We enjoyed an extended stay at Solomon’s thanks to — can you guess? — the weather. Two lovely days, one one day of gale conditions and historic flooding. We picked a good spot to ride it out.
October 28 – 31
Days 16 – 20
We left Annapolis behind as the clouds cleared out, the sun began to shine brightly and a stiff northwest breeze pushed us down the bay. Small Craft Advisories were up. It was blustery — 15 – 25 knots — but as it was behind us, we were pretty comfortable. The current was erratic, first against us, then with us, then against us. The sea state got a little lumpy when it turned against us off Jefferson Island at the entrance to Eastern Bay, so we pushed up our speed for twenty minutes or so to get beyond it, and life became happy again.
For the final hour approach into Solomons, the wind dropped off and we had a lovely sunny, calm fall ride around the looming LNG terminal at Cove Point, and up into Back Creek. We had made a reservation at Zahniser’s Yachting Center because they are now a Safe Harbor Marina and we could use up some of our 12 free nights there. We were thinking it would be two nights, but alas, it ended up being four nights, thanks to another gale.
The extra time made for a delightful stay. We had a number of friends in the area to catch up with, plenty of boat projects, and its a delightful area to spend time.
We had hoped to catch up with a Trawler Life friend and moderator for dinner the first night, but he had to cancel. Plan B was just as good: we finally met Facebook celebrities Stacey and Dave, off Stinkpot, in person. We enjoyed Limoncello Martinis aboard Esmeralde, then went off for dinner at Stoney’s Kingfishers where we sat outside around a gas fire and ate fresh seafood. It was a memorable evening.
The next morning we played our customary game of “Do we stay or do we go?”. It was a good travel day, but the next day would be terrible, so we wanted to hang in a secure spot where we had some hope of entertaining ourselves and keeping the puppies busy. After consulting with Tim and Diane, who were aboard their Kadey Krogen Acadia across the harbor, we decided to stay put for the day. It became a day of waxing for Bruce, and for me, laundry, boat chores and walking the pups. It was lovely fall weather and we enjoyed ourselves.
In the evening we headed out for some dinner with no idea where we would end up. A local working on his boat in the boatyard recommended The CD Cafe, right around the corner from Zahniser’s, as the best food in Solomons. We enjoyed an excellent meal at this unassuming spot.
Day #2 presented us with not only the promised easterly gale, but also historic high tides generated by the powerful winds driving water up the bay. The pups decided to get me up at 0430, so I got to watch the waters rise to even with the level of the fixed docks by 0700, and about 6” over the docks by high tide at 0900.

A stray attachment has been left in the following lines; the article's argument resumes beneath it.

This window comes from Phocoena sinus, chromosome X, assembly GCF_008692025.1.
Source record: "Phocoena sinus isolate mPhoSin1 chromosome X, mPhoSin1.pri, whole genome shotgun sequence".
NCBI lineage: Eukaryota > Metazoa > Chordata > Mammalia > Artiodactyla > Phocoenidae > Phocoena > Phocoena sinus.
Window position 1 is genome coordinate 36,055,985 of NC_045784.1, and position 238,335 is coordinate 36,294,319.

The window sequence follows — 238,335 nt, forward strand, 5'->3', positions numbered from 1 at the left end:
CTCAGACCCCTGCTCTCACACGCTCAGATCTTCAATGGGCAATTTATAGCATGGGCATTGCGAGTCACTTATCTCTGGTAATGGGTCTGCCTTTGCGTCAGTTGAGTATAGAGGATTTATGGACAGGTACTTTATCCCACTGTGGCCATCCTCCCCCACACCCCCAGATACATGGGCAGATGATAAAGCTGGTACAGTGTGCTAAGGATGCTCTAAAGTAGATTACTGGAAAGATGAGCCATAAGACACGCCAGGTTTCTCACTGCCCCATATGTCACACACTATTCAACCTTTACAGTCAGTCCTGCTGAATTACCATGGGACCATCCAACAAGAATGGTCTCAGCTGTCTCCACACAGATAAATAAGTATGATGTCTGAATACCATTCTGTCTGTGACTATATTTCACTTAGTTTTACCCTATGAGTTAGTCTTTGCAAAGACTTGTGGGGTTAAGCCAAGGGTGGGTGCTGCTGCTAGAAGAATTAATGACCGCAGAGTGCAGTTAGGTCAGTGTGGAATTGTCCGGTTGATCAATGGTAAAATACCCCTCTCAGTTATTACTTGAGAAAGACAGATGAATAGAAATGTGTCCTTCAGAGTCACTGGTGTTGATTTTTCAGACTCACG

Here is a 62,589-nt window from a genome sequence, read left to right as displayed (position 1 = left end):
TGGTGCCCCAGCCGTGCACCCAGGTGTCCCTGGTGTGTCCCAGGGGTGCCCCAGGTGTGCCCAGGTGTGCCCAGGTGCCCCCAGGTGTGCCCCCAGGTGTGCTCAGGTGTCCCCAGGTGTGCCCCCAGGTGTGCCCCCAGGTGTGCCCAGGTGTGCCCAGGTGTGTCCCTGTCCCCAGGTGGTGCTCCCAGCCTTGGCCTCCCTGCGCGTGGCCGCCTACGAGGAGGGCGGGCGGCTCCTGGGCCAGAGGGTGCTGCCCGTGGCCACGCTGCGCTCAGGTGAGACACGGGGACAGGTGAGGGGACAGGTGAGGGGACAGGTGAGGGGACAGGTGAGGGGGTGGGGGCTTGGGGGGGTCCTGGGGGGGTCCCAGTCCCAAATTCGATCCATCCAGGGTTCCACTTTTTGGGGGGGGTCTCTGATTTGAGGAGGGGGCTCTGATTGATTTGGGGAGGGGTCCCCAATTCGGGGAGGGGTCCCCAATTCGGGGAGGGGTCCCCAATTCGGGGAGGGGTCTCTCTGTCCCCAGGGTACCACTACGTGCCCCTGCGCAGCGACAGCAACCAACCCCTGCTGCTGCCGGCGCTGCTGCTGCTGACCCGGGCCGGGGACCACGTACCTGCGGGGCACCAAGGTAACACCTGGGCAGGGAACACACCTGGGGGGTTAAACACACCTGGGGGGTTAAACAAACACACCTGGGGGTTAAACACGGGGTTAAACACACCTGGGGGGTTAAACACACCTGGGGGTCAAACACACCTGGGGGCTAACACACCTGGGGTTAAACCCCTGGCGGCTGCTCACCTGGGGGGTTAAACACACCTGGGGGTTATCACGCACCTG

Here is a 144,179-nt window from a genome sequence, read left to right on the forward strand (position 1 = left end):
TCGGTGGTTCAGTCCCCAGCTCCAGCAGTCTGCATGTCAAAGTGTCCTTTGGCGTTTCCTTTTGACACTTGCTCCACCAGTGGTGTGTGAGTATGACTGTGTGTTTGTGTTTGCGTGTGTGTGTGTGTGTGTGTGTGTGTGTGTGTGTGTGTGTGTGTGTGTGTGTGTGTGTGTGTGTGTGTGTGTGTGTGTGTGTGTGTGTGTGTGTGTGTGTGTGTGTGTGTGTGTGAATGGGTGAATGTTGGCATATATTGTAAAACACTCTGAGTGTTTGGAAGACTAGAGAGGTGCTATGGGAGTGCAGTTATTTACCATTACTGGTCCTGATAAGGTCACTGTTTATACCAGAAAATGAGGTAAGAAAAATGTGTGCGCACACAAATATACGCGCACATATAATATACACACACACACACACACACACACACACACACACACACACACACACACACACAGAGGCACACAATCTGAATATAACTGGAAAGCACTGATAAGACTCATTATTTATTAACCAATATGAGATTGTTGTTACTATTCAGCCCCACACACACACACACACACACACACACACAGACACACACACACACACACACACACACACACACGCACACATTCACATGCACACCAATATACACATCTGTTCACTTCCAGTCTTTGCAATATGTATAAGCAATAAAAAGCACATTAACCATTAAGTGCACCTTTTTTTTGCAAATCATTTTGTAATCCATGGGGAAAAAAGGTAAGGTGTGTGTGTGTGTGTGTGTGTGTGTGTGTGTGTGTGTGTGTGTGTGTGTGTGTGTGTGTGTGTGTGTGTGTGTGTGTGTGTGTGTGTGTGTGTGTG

We elected to stay safely on board while the docks were submerged. Bruce decided to polish our countertops while I tried to keep the puppies out of his way. It wasn’t until 3:00 pm that the water levels had dropped enough for us to leave the boat without wading or swimming. We took the crazed puppies for desperately needed exercise — which we needed also. We had a soggy walk into town, where Bruce was crushed to find that Lotus Kitchen was closed. He would have to wait at least another day for one of Kim’s Key Lime Pies.
We scurried back to the boat to make sure we could get aboard before the water submerged the docks again. We had just enough time to call Jerry’s Pizza for a delivery for dinner. At that point, the water continued to rise and we were aboard for the night. Thank goodness the pups are content to use their AstroTurf.
The forecast for Day #3 was deceptive. Most of the mid-bay was supposed to see southwest winds 10 – 15 with gusts to 20. Ten to 15 knots might not be too bad, although we were headed into it so my antennae went up. A check of live conditions around the area showed that it was still blowing 20 and gusting to 30 at 0800. I knew that even if it were to relax to 10 – 15, conditions would be, um, sporty.
So as we watched a dozen or so boats leave the harbor to head south, we elected to sit it out another day. Based on reports later on from those who left, we made the right call. Most bailed out at whatever creek was available to anchor in as soon as they could. We, on the other hand, enjoyed another delightful day puttering around Solomons. And Bruce even got his famous key lime pie.
The boat got even more wax. Tim and Diane gave me a lift to the Giant supermarket, which was especially welcome since I had not been to a grocery store since leaving home almost three weeks before. Our freezer was in good shape, but we needed fresh food! We then enjoyed a fun supper at the CD Cafe with Tim and Diane, where we talked boats, boaters and plans for the winter. They are headed south as well.
The next day we were all set to leave. The forecast was good, but the conditions as we got under way were even better than we hoped. It was shaping up to be an exceptional sunny, clear, calm day on the Chesapeake.
3 thoughts on “Solomons Island”
Dorsey, sounds like you are about past the worst of it. After you get into the waterway at least the conditions should be calmer. That is a great shot of Bruce doing due diligence on keeping things looking shipshape. The pups look like they have the game figured out.
We’ll be thinking of you and all the fun you are having.
Dean and Kathy
Smart cruisers you are.
Another awesome report, Dorsey! Safe travels! We had a good travel day outside from Cape Lookout and will be pulling into Masonboro Inlet soon. We skipped Beaufort NC as Taylor Creek anchorage a bit tight when passed through saturday. So headed to Cape Lookout -a favorite anchorage -for 2nights. We will be in Charleston by saturday we think! Take care!